6. Jalebi

Jalebi is a favourite among Indians. It is a hoop-shaped sweet made by deep-frying flour that is later soaked in a sugary syrup. Different versions of jalebi are also found in Iran and Turkey. The recipe of this humble dessert is found in many ancient Indian cookbooks, dating back to the 15th century. Jalebis taste best when served warm.

Eaten hot or cold, it has a chewy texture, with the taste varying by the accompaniments you use with it. Jalebi dipped in curd would produce a sweet and sour fusion, while a spread of rose water or saffron syrup (kesar) would intensify its sweetness.

7. Mysorepak

Mysore pak is very popular in South India. This sweet dish is thought to have originated in the Mysore Palace during the 19th-century reign of Maharaja Krishnaraja Wadiyar IV, the 24th ruler of the Kingdom of Mysore in Karnataka. The indulgent dessert is made from flour, sugar and a copious amount of ghee.

Soft and delicious, with the flavor of ghee and spices adding to its sweetness

8. Soan papdi

Soan papdi is a sweet that has a uniquely flaky texture and that melts in your mouth almost like cotton candy. The Turkish Pismaniye comes close in comparison to this Indian dessert. Gram flour is a key ingredient used in the making of soan papdi, which involves a very elaborate preparation process.

9. Payasam (or) kheer

There are a lot of different milk-based puddings in India and kheer is one of the most-loved among them. It is made by boiling rice with milk and sugar and later garnished with saffron, cardamom, dry fruits and nuts. Kheer, phirni and payasam are all different variants of Indian milk puddings. In South India, rice is replaced with vermicelli and the dish is called seviyan.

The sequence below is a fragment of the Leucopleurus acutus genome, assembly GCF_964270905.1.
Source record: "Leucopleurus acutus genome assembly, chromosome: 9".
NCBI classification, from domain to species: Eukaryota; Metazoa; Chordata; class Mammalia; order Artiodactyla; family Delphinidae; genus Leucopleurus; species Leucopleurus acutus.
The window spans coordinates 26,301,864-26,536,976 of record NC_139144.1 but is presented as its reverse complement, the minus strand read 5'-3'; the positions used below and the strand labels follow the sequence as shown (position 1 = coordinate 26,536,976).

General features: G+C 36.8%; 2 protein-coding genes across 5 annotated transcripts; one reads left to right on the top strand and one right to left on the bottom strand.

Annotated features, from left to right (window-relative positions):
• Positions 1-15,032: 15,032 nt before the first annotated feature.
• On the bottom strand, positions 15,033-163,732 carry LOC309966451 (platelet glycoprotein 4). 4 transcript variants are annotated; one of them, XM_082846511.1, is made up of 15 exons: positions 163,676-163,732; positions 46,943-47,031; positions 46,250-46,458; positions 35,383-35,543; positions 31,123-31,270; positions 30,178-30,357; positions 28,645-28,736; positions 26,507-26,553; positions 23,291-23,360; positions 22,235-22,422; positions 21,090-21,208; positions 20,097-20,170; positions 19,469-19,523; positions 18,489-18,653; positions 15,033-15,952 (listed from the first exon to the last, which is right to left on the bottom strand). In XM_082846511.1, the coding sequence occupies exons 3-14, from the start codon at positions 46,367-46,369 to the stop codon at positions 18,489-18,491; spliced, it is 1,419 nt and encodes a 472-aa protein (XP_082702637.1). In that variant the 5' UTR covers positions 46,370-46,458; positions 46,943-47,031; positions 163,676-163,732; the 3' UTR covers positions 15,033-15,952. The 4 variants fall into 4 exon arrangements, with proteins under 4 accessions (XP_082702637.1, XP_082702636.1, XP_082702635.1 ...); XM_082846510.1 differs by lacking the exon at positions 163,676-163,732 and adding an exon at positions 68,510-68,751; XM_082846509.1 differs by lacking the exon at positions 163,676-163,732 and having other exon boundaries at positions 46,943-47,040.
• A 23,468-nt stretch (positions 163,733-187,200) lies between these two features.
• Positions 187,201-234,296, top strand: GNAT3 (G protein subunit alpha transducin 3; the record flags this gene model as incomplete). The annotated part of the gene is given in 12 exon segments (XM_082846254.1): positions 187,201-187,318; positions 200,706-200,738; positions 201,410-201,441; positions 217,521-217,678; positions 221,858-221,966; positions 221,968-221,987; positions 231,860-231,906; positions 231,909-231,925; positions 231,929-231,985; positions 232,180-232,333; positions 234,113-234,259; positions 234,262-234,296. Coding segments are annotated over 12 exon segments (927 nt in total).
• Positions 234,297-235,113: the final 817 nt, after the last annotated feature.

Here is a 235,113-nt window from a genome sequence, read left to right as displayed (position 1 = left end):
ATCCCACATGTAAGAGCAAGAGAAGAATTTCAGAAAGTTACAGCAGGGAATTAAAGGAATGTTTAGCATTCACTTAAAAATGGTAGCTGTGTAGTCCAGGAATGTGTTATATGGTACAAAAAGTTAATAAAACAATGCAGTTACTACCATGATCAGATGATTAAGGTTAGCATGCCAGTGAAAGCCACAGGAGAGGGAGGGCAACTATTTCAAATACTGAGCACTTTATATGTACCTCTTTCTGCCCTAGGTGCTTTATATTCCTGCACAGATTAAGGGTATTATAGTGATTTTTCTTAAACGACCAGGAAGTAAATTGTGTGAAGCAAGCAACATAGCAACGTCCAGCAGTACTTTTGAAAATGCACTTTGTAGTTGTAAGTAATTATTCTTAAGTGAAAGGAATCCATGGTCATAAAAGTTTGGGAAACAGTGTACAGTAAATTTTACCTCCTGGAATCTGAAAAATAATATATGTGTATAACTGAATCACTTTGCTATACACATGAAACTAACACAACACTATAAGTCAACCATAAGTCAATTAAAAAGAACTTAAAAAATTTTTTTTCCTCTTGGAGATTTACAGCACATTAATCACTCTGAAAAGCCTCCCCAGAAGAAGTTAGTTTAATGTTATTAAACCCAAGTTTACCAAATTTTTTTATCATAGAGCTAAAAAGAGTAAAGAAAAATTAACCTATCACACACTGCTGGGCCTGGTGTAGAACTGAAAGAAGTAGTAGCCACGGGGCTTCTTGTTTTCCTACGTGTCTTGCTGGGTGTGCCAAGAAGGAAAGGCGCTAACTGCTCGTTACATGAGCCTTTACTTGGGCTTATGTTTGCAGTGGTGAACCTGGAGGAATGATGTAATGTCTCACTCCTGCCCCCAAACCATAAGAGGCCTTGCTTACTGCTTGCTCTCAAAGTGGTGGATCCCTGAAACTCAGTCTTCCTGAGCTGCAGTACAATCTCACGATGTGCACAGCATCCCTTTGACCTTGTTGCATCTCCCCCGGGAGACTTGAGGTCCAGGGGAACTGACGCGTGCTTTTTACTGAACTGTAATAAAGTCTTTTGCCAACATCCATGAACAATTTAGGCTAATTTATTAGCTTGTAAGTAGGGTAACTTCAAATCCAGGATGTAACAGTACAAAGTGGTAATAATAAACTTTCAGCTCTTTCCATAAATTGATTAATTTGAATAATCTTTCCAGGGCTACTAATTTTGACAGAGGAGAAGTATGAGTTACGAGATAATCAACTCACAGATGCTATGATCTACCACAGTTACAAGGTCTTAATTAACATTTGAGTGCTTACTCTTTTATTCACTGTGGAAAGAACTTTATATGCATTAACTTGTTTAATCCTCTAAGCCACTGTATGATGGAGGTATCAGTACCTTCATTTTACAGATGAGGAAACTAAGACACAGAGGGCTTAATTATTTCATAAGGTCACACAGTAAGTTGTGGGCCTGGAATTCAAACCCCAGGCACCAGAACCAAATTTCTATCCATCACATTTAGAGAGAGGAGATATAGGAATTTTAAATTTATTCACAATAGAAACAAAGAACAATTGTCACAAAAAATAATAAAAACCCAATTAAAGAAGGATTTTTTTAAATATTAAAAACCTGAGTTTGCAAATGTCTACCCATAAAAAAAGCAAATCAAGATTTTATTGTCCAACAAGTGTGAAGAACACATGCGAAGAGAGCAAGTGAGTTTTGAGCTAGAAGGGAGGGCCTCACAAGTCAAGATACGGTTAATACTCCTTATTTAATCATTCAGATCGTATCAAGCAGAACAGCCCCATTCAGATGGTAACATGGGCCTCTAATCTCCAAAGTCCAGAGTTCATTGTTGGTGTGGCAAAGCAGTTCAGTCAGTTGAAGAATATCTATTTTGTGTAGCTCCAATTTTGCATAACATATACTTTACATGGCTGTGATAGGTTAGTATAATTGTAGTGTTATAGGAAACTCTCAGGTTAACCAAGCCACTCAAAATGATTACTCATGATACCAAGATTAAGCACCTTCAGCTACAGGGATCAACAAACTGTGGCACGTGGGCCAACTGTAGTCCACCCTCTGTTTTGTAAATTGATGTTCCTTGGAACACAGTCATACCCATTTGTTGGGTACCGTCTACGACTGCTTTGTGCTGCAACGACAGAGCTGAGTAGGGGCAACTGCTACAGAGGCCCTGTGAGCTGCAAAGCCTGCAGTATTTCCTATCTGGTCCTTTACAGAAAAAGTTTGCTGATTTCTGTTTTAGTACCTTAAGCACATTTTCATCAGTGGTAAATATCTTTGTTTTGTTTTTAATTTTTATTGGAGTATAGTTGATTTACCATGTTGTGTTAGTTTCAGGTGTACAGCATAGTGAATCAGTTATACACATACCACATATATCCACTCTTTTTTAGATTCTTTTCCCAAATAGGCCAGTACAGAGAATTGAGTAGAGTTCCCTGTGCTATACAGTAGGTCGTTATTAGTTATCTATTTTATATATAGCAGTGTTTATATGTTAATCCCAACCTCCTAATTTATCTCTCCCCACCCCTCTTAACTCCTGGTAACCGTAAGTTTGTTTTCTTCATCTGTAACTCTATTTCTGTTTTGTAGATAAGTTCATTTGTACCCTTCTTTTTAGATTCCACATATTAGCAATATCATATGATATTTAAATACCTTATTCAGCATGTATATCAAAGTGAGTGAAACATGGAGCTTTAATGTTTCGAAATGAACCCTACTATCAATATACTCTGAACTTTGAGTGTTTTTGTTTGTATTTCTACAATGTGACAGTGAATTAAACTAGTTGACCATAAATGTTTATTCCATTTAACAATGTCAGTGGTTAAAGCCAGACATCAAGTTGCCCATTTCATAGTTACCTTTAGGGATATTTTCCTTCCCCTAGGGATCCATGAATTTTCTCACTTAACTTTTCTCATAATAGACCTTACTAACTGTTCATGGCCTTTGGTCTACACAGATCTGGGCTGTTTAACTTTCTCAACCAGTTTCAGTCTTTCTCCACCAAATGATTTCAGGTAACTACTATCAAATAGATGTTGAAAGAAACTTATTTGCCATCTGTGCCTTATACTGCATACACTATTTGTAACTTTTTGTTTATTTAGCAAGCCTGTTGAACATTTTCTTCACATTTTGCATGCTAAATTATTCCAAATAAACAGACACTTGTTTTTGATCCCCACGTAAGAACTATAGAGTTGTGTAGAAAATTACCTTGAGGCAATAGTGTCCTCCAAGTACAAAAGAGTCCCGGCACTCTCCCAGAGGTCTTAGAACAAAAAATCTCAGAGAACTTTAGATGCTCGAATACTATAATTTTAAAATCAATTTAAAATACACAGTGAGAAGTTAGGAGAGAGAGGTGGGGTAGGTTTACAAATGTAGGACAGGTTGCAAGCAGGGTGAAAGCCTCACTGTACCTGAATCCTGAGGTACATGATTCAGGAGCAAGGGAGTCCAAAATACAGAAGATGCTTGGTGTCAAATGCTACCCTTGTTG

Soft and sweet, a bowl of vermicelli pudding after a full-course meal would give you great pleasure.

10. Shrikand

A creamy dish prepared from strained yogurt, having cardamom, nuts, and saffron as a garnish. Often eaten chilled as an accompaniment with bread, it is a significant dish of Gujarat and Maharashtra. A sweetish-sour taste, which would soothe your taste buds on a hot summer afternoon.

11. Boondhi ka laddu

Round, yellow-colored ball-shaped sweets, eaten on special days like Diwali or Raksha Bandhan, made from chickpea flour, flavored with cashews, saffron, raisins and a dash of cardamom. Some other variations of this sweet include Besan laddo (made from gram flour), coconut laddo (prepared using coconut) and Semolina laddo (having semolina as its main ingredient). The nutty taste of chickpeas in combination with the aroma of saffron, raisins, and cardamom would merely bring out the gourmet in you.

12. Puran poli (obbatlu)

A stuffed flat bread prepared with fillings of flour, split yellow gram (chana dal), sugar, cardamom or nutmeg powder and ghee. This is a popular dish of Maharashtra, eaten in most households during festivals or other special occasions.A blend of sweet and savory, puran poli when eaten with amti, a spicy, tangy lentil dish, makes for a wholesome meal.

Life is too short eat dessert


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yup.. 😋😋